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Is the VC dimension meaningful for reinforcement learning (RL), as a machine learning (ML) method? How?

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Yes, it is. This article (Approximate Planning in Large POMDPs via Reusable Trajectories) explain about it by means of the trajectory tree:

A trajectory tree is a binary tree in which each node is labeled by a state and observation pair, and has a child for each of the two actions. Additionally, each link to a child is labeled by a reward, and the tree's depth will be $H_\epsilon$, so it will have about $2^{H_\epsilon}$ nodes. The root is labeled by $s_0$ and the observation there, $o_0$.

Now a policy $\pi$ will be defined like the following base on the trajectory tree:

For any deterministic strategy $\pi$ and any trajectory tree $T$, $\pi$ defines a path through $T$: $\pi$ starts at the root, and inductively, if $\pi$ is at some internal node in $T$, then we feed to $\pi$ the observable history along the path from the root to that node, and $\pi$ selects and moves to a child of the current node. This continues until a leaf node is reached, and we define $R(\pi, T)$ to be the discounted sum of returns along the path taken. In the case that $\pi$ is stochastic, $\pi$ defines a distribution on paths in $T$, and $R(\pi, T)$ is the expected return according to this distribution. Hence, given $m$ trajectory trees $T_1 , \ldots , T_m$, a natural estimate for $V^\pi(s_0)$ is $V^\pi(s_0) = \frac{1}{m}\sum_{i=1}^mR(\pi, T_i)$. *Note that each tree can be used to evaluate any strategy, much the way a single labeled example $\langle x, f(x)\rangle$ can be used to evaluate any hypothesis $h(x)$ in supervised learning. Thus in this sense, trajectory trees are reusable.

Now similar to definition of VC theory for classification methods:

Our goal now is to establish uniform convergence results that bound the error of the estimates $V^\pi(s_0)$ as a function of the "sample size" (number of trees) $m$.

And finally, we have the following theorem:

Let $\Pi$ be any finite class of deterministic strategies for an arbitrary two-action POMDP $M$. Let $m$ trajectory trees be created using a generative model for $M$, and $\widehat{V}^\pi(s_0)$ be the resulting estimates. If $m = O((V_{\max}/\epsilon)^2(\log(|\Pi|) + \log(1/\delta)))$, then with probability $1 - \delta$, $|V^\pi(s_0) - \widehat{V}^\pi(s_0)|\leqslant \epsilon$ holds simultaneously for all $\pi \in \Pi$.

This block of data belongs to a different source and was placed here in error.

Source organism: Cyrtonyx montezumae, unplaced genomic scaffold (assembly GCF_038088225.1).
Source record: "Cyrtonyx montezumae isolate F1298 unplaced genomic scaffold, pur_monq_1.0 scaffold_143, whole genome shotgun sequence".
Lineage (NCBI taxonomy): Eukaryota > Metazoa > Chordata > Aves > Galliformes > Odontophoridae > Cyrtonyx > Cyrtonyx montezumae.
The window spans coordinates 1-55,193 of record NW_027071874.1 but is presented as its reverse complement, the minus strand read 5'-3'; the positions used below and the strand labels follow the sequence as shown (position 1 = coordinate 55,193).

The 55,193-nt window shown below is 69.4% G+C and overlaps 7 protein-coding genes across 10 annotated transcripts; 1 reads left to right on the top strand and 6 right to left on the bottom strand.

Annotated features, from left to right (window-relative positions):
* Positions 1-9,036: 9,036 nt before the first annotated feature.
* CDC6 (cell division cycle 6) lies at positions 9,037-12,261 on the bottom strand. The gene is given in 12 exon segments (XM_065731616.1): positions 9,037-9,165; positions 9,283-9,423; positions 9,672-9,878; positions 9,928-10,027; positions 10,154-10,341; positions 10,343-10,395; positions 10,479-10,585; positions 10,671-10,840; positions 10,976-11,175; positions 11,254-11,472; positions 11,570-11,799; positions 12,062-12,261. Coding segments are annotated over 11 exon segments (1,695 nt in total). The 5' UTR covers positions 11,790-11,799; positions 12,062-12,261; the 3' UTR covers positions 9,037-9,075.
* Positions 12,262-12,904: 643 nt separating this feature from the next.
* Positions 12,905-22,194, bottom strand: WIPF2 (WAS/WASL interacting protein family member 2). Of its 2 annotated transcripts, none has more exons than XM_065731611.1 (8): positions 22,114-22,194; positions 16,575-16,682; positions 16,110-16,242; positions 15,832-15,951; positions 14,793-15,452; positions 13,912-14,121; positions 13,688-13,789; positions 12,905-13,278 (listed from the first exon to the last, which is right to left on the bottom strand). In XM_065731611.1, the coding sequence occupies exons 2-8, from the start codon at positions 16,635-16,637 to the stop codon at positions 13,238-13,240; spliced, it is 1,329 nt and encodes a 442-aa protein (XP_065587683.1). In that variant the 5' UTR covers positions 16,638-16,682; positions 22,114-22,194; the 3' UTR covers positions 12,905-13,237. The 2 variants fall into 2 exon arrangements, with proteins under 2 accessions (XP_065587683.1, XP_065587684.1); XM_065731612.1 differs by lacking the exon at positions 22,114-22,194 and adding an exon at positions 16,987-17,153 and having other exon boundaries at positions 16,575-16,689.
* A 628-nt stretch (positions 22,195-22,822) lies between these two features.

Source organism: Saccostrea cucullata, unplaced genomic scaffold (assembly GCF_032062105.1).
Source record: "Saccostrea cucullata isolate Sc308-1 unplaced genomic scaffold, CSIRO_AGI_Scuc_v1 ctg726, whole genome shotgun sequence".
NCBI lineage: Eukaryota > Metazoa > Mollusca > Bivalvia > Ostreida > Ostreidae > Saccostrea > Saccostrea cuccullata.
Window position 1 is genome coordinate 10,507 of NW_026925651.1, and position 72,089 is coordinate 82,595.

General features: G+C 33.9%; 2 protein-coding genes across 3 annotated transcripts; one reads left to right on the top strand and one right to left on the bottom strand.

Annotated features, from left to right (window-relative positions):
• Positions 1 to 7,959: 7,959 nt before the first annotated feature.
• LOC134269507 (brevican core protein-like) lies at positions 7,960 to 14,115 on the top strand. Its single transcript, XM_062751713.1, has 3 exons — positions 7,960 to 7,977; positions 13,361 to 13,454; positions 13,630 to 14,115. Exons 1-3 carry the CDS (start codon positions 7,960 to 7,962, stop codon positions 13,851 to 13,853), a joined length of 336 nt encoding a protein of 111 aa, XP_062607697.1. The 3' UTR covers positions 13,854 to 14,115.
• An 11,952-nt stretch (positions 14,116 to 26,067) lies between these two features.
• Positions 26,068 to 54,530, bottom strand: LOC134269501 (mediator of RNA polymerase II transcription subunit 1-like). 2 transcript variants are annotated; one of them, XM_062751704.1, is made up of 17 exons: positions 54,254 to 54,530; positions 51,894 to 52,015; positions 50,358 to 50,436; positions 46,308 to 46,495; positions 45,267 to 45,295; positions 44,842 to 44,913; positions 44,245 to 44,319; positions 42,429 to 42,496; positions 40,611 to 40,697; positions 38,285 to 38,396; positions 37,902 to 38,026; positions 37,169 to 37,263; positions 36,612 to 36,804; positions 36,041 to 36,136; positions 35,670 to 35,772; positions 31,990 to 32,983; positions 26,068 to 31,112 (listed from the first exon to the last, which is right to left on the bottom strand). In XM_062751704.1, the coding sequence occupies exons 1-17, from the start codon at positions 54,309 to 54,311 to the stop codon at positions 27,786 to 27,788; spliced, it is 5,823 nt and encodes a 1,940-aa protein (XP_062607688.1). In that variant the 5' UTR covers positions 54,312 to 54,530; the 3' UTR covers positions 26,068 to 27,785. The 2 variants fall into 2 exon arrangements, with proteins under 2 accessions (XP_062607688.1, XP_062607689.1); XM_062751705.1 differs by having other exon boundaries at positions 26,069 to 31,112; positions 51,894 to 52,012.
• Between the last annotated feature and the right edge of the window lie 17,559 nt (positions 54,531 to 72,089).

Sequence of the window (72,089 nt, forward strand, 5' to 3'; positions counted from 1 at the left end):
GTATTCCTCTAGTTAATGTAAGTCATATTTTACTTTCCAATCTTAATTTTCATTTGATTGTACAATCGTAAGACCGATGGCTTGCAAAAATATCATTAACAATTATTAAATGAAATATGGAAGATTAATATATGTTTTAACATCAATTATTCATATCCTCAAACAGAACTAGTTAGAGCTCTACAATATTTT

About the VC dimension of $\Pi$, if we suppose we have two actions $\{a_1, a_2\}$ (it can be generalized to more actions), we can say:

If $\Pi$ is a (possibly infinite) set of deterministic strategies, then each strategy $\pi \in \Pi$ is simply a deterministic function mapping from the set of observable histories to the set $\{a_1, a_2\}$, and is thus a boolean function on observable histories. We can, therefore, write $\mathcal{VC}(\Pi)$ to denote the familiar VC dimension of the set of binary functions $\Pi$. For example, if $\Pi$ is the set of all thresholded linear functions of the current vector of observations (a particular type of memoryless strategy), then $\mathcal{VC}(\Pi)$ simply equals the number of parameters.

and the following theorem:

Let $\Pi$ be any class of deterministic strategies for an arbitrary two-action POMDP $M$, and let $\mathcal{VC}(\Pi)$ denote its VC dimension. Let $m$ trajectory trees be created using a generative model for $M$, and $\widehat{V}^\pi(s_0)$ be the resulting estimates. If: $$ m = O((V_{\max}/\epsilon)^2(H_\epsilon\mathcal{VC}(\Pi)\log(V_{\max}/\epsilon) + \log(1/\delta))) $$ then with probability $1 - \delta$, $|V^\pi(s_0) - \widehat{V}^\pi(s_0)|\leqslant \epsilon$ holds simultaneously for all $\pi \in \Pi$.

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